Once instantiated, you can use Split to make decisions on what code path to take given different responses from Split, also known as treatments.

As an example, let’s assume we have two types of credit card payments we support—Visa and MasterCard—and are about to introduce a third—Amex.

The code would look like this:

treatment := client.Treatment("CUSTOMER_ID", "SPLIT_NAME", nil) if treatment == "visa" { // insert code here to show visa treatment } else if treatment == "master_card" { // insert code here to show master_card treatment } else if treatment == "amex" { // insert code here to show amex treatment } else { // insert your control treatment code here }
Code language: Go (go)

The Split Go SDK integrates seamlessly into your code; no other changes or dependencies are needed to get Split up and running.

Split as an On/Off Switch

Imagine the valid scenario where you want to start testing a new database like Apache Cassandra to migrate part of your existing dataset in your primary datastore. A safe approach is to do what are called dark writes, which for this exercise we’ll do in a feature named double_writes_to_cassandra. This practice is known as dark writes because for each write of the data we care about, we also perform a similar write to another database to start testing its performance. But, this data isn’t yet read from the DB, hence, it’s “dark”.

For this use-case, Split can be used as a simple on/off switch. The code would look something like this:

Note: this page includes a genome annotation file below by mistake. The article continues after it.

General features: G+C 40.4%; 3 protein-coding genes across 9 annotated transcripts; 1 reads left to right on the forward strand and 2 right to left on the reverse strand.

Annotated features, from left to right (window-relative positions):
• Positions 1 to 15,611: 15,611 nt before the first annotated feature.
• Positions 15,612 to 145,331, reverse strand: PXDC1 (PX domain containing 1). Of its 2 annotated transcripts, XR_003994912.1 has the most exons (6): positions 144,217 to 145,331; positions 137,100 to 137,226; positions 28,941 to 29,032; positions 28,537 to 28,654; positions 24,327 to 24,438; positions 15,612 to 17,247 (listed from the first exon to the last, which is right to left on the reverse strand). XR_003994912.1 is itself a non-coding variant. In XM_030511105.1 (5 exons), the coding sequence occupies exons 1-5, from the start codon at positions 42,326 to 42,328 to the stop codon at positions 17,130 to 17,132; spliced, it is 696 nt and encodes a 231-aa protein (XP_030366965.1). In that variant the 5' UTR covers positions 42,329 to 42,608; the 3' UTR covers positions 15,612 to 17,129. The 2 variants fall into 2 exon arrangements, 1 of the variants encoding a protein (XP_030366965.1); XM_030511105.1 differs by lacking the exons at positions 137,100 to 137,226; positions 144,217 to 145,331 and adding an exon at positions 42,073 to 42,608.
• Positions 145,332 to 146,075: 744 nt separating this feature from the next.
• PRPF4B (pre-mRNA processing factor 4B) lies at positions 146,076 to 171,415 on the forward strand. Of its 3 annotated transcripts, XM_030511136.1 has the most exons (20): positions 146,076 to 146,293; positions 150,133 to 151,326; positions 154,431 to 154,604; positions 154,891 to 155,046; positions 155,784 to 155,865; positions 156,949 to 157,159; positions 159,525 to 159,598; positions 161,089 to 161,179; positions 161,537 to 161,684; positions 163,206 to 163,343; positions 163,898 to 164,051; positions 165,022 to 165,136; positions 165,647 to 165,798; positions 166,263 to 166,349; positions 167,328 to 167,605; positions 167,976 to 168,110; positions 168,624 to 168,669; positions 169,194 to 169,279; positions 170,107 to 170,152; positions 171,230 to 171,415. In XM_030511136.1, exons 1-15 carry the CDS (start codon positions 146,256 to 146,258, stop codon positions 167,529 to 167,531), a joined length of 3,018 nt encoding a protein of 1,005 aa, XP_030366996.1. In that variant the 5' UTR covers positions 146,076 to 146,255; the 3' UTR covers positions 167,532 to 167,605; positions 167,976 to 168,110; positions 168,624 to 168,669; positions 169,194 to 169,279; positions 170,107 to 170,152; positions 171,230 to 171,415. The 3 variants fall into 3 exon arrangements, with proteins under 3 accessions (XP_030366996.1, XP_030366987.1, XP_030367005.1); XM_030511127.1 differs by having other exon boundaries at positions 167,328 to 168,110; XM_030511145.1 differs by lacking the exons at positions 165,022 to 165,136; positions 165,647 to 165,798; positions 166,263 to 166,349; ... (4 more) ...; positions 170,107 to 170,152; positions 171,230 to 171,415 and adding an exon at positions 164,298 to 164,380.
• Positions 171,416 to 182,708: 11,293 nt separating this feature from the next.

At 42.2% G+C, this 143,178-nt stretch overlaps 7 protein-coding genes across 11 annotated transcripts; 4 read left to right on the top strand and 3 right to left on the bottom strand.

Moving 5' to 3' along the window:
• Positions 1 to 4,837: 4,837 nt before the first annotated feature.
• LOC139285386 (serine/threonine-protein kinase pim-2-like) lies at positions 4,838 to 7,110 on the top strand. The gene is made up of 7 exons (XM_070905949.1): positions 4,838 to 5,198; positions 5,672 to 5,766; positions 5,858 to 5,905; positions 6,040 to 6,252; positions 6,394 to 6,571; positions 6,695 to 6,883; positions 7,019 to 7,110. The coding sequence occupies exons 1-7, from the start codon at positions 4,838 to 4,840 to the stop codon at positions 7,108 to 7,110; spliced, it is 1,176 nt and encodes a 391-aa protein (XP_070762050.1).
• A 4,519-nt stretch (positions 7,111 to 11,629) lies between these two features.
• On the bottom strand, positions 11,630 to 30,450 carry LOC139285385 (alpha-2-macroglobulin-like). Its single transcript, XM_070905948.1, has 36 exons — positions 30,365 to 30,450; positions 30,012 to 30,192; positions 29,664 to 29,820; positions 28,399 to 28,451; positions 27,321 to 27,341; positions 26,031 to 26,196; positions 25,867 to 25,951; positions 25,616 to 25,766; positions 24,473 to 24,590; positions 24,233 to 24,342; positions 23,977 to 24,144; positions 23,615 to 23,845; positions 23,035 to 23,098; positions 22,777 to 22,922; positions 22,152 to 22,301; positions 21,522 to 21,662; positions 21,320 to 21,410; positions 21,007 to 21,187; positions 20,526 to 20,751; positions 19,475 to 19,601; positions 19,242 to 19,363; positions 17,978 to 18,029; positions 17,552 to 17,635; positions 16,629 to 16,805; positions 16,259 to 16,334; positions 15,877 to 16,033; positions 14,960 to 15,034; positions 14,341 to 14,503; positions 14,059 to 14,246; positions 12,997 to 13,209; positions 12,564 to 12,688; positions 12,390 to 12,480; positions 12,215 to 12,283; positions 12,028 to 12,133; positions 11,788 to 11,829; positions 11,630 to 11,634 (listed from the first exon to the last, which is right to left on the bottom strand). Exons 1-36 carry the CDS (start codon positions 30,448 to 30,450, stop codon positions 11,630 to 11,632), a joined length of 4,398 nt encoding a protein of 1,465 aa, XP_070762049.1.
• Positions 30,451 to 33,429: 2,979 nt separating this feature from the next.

treatment := client.Treatment("CUSTOMER_ID", "SPLIT_NAME", nil) if treatment == "on" { // insert code here to perform writes to cassandra } else if treatment == "off" { // insert code here to do nothing } else { // insert your control treatment code here }
Code language: Go (go)

Pro Tips

  • Since the split client can be used from anywhere in the code, you can either propagate the instance manually to the modules that need it or make it available in a module, possibly exposing a .Initialize() function that instantiates and keeps the factory, and methods .Client() and .Manager() (optional) that allow you to access the instances.
  • The performance of the SDK can be optimized by adjusting the parameters SegmentWorkers and SegmentQueueSize from the advanced section in the SDK configuration. They specify the number of workers that will be used to update segments and how many segments can be queued. These should be updated while also considering the TaskPeriods.SegmentSync parameter from the configuration structure, how much often are ALL segments refreshed.
  • The SDK allows the user to provide a custom logger and a custom impression listener. We encourage developers to use non-blocking logic within these in order to avoid blocking the whole sdk and/or application. Also, deferring a function that recovers from a panic if any is recommended in case something goes wrong in the user’s custom logic.

To start using Split with Go, please read the Split Go SDK documentation. If you aren’t yet using Split, get started with our 14-day free trial.